In order to form recessed oxide regions in a device, trenches or grooves 20 must be formed to a depth sufficient to reach through N+ region 12. These grooves 20 can be formed by any suitable technique, but are preferably formed by reactive ion etching. Techniques for forming grooves in a semiconductor by reactive ion etching techniques are described in Hochberg U.S. Pat. No. 3,966,577 and T. Kaji et al U.S. Pat. No. 3,997,378, and S.A. Abbas, IBM TDB Vol. 20, No. 1, P. 144 June 1977 entitled Recessed Oxide Isolation Process. A particularly advantageous process for etching silicon is described in J. M. Harvilchuck et al's patent application Ser. No. 594,413, filed July 9, 1975, for "Reactive Ion Etching of Silicon." In order to form grooves 20, a suitable mask is formed on the top surface of polysilicon layer 18A and the substrate exposed to reactive ion etching. A typical technique for forming a mask is to oxidize the surface of polysilicon layer 18A and remove portions thereof by conventional photolighographic techniques overlying the areas where trenches are desired. The masking layer is not illustrated since it is conventional in the art. Trenches 20 are then formed resulting in the cross-section shown in FIG. 1A. The depth of the trenches must be sufficient to extend beneat N+ diffused region 12 in FIG. 1A.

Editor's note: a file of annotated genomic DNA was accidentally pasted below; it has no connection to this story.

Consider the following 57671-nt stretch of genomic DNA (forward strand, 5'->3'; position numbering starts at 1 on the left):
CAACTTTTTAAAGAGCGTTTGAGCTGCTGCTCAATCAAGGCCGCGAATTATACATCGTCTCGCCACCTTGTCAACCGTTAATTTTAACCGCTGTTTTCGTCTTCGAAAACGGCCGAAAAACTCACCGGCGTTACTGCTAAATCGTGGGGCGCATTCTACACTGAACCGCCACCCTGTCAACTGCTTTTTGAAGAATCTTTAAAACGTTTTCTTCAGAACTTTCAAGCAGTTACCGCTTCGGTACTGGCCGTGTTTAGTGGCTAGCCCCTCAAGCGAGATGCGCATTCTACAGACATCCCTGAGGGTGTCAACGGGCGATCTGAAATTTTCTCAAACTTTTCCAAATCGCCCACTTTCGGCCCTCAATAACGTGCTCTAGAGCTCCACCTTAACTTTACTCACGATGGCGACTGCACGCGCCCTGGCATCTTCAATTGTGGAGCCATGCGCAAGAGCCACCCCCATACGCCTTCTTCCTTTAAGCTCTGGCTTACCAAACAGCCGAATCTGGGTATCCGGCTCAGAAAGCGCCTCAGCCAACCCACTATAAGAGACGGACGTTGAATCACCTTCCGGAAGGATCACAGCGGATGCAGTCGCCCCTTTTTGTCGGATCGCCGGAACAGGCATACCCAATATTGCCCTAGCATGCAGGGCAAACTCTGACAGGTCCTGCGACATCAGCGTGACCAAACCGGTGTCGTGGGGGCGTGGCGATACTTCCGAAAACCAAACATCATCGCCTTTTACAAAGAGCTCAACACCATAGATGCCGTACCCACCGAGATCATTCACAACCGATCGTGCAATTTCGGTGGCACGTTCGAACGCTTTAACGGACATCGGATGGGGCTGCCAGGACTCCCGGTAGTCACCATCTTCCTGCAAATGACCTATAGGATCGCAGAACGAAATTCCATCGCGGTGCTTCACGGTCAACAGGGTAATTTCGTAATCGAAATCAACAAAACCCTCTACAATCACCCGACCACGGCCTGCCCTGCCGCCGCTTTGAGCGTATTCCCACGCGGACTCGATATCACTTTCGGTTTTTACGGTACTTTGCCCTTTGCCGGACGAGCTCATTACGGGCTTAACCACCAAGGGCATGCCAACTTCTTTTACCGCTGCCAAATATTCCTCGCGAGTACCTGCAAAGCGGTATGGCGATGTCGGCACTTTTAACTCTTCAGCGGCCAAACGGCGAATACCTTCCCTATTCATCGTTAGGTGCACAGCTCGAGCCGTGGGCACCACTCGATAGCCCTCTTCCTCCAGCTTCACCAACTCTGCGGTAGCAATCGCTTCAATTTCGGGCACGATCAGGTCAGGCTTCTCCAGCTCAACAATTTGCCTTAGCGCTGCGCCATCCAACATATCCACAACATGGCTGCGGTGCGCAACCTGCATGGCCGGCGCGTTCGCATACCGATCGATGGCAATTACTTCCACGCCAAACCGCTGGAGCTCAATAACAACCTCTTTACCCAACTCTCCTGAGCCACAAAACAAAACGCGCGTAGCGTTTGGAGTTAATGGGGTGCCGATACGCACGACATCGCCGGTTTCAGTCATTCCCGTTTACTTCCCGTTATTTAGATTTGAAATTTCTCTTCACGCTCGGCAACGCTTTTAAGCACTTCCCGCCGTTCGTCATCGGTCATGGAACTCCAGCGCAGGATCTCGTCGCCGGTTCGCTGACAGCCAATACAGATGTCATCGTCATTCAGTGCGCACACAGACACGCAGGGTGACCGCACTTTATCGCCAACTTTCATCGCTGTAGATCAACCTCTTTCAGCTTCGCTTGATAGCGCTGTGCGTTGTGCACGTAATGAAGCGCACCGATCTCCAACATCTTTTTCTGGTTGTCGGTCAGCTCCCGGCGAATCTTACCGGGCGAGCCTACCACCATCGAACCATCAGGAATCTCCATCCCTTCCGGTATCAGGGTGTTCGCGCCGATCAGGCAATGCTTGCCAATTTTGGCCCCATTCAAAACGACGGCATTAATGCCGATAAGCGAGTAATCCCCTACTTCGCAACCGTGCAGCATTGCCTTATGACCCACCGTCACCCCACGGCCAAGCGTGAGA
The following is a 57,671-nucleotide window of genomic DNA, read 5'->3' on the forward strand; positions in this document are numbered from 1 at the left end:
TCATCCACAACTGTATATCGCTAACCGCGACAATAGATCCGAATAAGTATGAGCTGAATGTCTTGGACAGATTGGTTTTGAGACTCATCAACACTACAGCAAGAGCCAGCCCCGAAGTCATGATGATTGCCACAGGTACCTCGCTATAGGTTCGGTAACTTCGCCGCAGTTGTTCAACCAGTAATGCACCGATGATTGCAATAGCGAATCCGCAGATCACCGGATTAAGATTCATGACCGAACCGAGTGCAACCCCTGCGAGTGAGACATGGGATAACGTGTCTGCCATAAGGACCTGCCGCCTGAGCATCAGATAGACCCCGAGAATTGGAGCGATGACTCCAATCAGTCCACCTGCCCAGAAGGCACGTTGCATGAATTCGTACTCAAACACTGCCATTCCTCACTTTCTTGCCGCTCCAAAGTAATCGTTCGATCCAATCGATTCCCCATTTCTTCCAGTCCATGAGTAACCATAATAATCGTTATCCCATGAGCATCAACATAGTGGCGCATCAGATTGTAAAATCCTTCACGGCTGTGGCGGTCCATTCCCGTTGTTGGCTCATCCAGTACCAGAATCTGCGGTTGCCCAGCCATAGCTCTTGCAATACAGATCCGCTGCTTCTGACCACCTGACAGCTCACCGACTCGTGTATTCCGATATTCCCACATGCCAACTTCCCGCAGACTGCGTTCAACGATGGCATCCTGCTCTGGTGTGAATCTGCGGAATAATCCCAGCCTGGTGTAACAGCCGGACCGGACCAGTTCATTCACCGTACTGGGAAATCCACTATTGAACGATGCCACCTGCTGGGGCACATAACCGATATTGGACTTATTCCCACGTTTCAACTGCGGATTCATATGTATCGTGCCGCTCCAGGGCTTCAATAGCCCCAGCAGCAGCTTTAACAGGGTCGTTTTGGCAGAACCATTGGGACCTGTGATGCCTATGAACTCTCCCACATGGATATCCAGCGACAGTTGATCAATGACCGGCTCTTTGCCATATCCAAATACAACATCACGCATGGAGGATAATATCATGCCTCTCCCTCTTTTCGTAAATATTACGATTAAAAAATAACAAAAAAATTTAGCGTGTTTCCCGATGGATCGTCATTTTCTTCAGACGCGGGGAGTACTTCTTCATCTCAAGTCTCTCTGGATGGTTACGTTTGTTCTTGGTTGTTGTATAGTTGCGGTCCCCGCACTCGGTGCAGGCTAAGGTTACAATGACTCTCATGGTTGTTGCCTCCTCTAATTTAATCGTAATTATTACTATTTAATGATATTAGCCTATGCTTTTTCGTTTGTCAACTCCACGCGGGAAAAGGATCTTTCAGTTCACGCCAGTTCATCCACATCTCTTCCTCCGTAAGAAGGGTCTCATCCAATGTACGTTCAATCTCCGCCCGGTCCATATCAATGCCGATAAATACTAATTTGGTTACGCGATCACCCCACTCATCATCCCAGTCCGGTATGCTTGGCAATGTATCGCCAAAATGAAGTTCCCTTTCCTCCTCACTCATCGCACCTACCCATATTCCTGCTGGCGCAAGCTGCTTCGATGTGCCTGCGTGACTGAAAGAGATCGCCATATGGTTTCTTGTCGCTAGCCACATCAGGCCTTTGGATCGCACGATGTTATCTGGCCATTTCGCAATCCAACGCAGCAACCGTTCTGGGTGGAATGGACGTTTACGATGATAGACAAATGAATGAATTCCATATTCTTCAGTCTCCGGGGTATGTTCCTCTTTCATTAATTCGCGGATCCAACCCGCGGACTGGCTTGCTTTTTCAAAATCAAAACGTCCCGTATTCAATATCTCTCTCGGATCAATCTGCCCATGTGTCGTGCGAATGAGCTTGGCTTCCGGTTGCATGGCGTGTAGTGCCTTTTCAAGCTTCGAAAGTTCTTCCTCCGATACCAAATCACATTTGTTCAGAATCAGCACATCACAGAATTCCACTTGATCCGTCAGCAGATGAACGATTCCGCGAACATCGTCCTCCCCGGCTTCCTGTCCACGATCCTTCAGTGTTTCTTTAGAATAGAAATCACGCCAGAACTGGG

As illustrated in FIG. 1B, the next step in the process is filling the grooves 20 with a suitable dielectric material. In order to completely fill the groove 20, a blanket layer 22A of dielectric material must have a thickness at least one-half the width of the groove 20 or equal to the depth of the groove 20, whichever is appropriate. A preferred dielectric material for filling groove 20 is SiO2 deposited by a chemical vapor deposition technique using gas mixtures of CO2 /SiH4 /N2 or N2 O/SiH4 /N2 at 800°-1000° C. Typical deposition rates are of the order of 50 to 200 A per minute and the total deposition thickness is at least one-half the width of groove 20. The width of groove 20 varies typically from 0.1 um to 500 um and the depth of groove 20 varies typically from 0.2 um to 10 um.